The Azure data storage options are cloud-based, secure, and scalable. Its features address the key challenges of cloud storage and provide you with a reliable and durable storage solution.
Benefits of using Azure to store data
Here are some of the important benefits of Azure data storage:
- Automated backup and recovery: mitigates the risk of losing your data if there is any unforeseen failure or interruption.
- Replication across the globe: copies your data to protect it against any planned or unplanned events, such as scheduled maintenance or hardware failures. You can choose to replicate your data at multiple locations across the globe.
- Support for data analytics: supports performing analytics on your data consumption.
- Encryption capabilities: data is encrypted to make it highly secure; you also have tight control over who can access the data.
- Multiple data types: Azure can store almost any type of data you need. It can handle video files, text files, and even large binary files like virtual hard disks. It also has many options for your relational and NoSQL data.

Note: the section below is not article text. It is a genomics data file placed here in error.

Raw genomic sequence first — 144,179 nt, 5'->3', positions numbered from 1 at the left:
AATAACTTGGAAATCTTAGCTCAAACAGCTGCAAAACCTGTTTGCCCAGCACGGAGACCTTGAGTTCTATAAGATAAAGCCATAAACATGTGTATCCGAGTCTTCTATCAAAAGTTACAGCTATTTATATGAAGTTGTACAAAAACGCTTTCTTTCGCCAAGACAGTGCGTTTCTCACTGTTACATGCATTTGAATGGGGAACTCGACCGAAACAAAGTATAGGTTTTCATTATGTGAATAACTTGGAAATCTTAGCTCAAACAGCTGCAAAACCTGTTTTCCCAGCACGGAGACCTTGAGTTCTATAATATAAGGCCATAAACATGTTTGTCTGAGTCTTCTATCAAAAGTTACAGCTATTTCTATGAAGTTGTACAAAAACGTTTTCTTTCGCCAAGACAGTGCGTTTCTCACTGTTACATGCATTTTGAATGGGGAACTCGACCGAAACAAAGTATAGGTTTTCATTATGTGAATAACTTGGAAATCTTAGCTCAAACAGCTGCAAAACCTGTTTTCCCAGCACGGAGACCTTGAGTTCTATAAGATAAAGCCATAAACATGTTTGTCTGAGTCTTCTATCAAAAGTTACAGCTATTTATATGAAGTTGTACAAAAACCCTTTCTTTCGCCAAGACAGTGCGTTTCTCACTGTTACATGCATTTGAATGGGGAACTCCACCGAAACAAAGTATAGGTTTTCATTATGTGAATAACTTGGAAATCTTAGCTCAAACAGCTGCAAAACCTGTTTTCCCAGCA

- Data storage in virtual disks: Azure also has the capability of storing up to 32 TB of data in its virtual disks. This capability is significant when you’re storing heavy data such as videos and simulations.
- Storage tiers: storage tiers to prioritize access to data based on frequently used versus rarely used information.
Types of data
There are three primary types of data that Azure Storage is designed to hold.
- Structured data. Structured data is data that adheres to a schema, so all of the data has the same fields or properties. Structured data can be stored in a database table with rows and columns. Structured data relies on keys to indicate how one row in a table relates to data in another row of another table. Structured data is also referred to as relational data, as the data’s schema defines the table of data, the fields in the table, and the clear relationship between the two. Structured data is straightforward in that it’s easy to enter, query, and analyze. All of the data follows the same format. Examples of structured data include sensor data or financial data.
- Semi-structured data. Semi-structured data doesn’t fit neatly into tables, rows, and columns. Instead, semi-structured data uses tags or keys that organize and provide a hierarchy for the data. Semi-structured data is also referred to as non-relational or NoSQL data.
- Unstructured data. Unstructured data encompasses data that has no designated structure to it. This lack of structure also means that there are no restrictions on the kinds of data it can hold. For example, a blob can hold a PDF document, a JPG image, a JSON file, video content, etc. As such, unstructured data is becoming more prominent as businesses try to tap into new data sources.